New captain, new crew

It’s far too early to tell whether the rebuilding effort under the new regime in Pittsburgh will be a success. The Pirates are unlikely to contend in 2010, and given the ages of the most promising players under team control, it will be a few years before the current core group reaches its potential.

Regardless of long-term success, what amazes me is the thoroughness with which the front office has recycled the old for the new. I happened to glance at the batting order for the Pirates’ Opening Day game against the Braves on March 31, 2008, and you might be as amazed as I was:

  1. Nate McLouth – CF
    Traded June 3, 2009 for Gorkys Hernandez and Charlie Morton
  2. Freddy Sanchez – 2B
    Traded July 30, 2009 for Tim Alderson
  3. Jason Bay – LF
    Traded July 31, 2008 in a three-way deal that returned Craig Hansen, Brandon Moss, Bryan Morris and Andy LaRoche
  4. Adam LaRoche – 1B
    Traded July 22, 2009 for Argenis Diaz and Hunter Strickland
  5. Xavier Nady – RF
    Traded July 26, 2008 for Daniel McCutchen, Jeff Karstens, Ross Ohlendorf and Jose Tabata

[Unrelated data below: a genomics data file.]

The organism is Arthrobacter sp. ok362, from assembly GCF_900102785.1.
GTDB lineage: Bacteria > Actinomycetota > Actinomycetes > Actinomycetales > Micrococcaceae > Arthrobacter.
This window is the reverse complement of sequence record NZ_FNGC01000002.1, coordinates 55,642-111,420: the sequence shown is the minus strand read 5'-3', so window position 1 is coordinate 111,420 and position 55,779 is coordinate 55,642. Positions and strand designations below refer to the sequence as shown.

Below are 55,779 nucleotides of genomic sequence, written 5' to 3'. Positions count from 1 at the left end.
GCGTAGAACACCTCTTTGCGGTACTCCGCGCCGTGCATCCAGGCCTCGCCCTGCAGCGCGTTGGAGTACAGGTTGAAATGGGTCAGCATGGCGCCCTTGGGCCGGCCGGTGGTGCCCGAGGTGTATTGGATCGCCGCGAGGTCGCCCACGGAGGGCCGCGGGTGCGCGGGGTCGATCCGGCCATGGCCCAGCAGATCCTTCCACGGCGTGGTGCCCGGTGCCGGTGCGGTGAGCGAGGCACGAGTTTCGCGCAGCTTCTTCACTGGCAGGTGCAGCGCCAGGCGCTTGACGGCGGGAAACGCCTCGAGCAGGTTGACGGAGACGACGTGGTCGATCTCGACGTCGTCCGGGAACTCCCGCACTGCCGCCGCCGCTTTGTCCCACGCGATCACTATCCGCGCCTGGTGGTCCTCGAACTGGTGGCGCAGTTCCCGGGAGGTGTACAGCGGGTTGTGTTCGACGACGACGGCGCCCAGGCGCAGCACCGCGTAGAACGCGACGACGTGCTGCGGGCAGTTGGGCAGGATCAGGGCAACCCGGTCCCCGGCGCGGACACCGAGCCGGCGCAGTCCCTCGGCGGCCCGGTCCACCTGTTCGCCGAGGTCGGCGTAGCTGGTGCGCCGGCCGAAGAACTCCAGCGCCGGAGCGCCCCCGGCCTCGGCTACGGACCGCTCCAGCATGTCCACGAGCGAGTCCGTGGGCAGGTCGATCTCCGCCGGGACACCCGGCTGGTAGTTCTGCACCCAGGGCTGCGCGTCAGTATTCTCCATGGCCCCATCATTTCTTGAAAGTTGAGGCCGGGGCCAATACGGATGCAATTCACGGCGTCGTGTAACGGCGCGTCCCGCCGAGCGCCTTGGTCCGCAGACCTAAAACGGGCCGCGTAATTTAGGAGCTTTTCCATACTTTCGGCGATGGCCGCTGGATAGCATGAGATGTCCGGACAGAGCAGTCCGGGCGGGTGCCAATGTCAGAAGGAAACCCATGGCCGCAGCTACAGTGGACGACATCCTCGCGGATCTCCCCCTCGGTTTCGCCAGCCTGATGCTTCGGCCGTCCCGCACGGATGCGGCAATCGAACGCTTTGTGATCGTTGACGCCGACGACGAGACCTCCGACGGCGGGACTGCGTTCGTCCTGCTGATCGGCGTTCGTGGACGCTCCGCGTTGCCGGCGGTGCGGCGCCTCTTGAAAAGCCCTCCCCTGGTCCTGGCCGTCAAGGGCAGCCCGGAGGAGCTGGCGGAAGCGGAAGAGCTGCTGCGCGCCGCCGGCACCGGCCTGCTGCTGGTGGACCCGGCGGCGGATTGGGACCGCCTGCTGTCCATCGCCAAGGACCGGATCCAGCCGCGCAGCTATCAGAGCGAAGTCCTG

6. Ryan Doumit – C
    Still a Pirate (at press time, anyway)
  7. Jose Bautista – 3B
    Traded Aug. 21, 2008 for Robinzon Diaz
  8. Jack Wilson – SS
    Traded July 29, 2009 (with Ian Snell) for Ronny Cedeno, Jeff Clement and three minor leaguers.
  9. Ian Snell – P
    Traded July 29, 2009 with Wilson.

Also appearing for the Bucs that day:

All told, 17 players entered the game for Pittsburgh that day. Eleven of them were traded away before Aug. 1, 2009. If Doumit had come out of the game, it would’ve been 12 for 18—backup catcher Ronny Paulino was sent to the Phillies on Dec. 10, 2008 for Jason Jaramillo. As it is, Doumit is the only Pirate who appeared in the game—less than two years ago!—who is still on the 40-man roster.

Pirate booty

When Pirates fans look back five years from now, a lot of these deals will already be forgotten. Some of the new Buccos have appeared at the top of the prospect lists of their former teams, but every single one of them has lost some luster since then. After all, Pittsburgh wasn’t exactly trading away Johan Santana to get them.

But GM Neal Huntington and his crew recognized what they had to work with. The 2008 Pirates won 67 games, and maybe, if they had kept Bay and Nady around, they would’ve made a run for the low 70s. We’re looking at good, not great, players, many of whom were nearing the end of their arbitration years.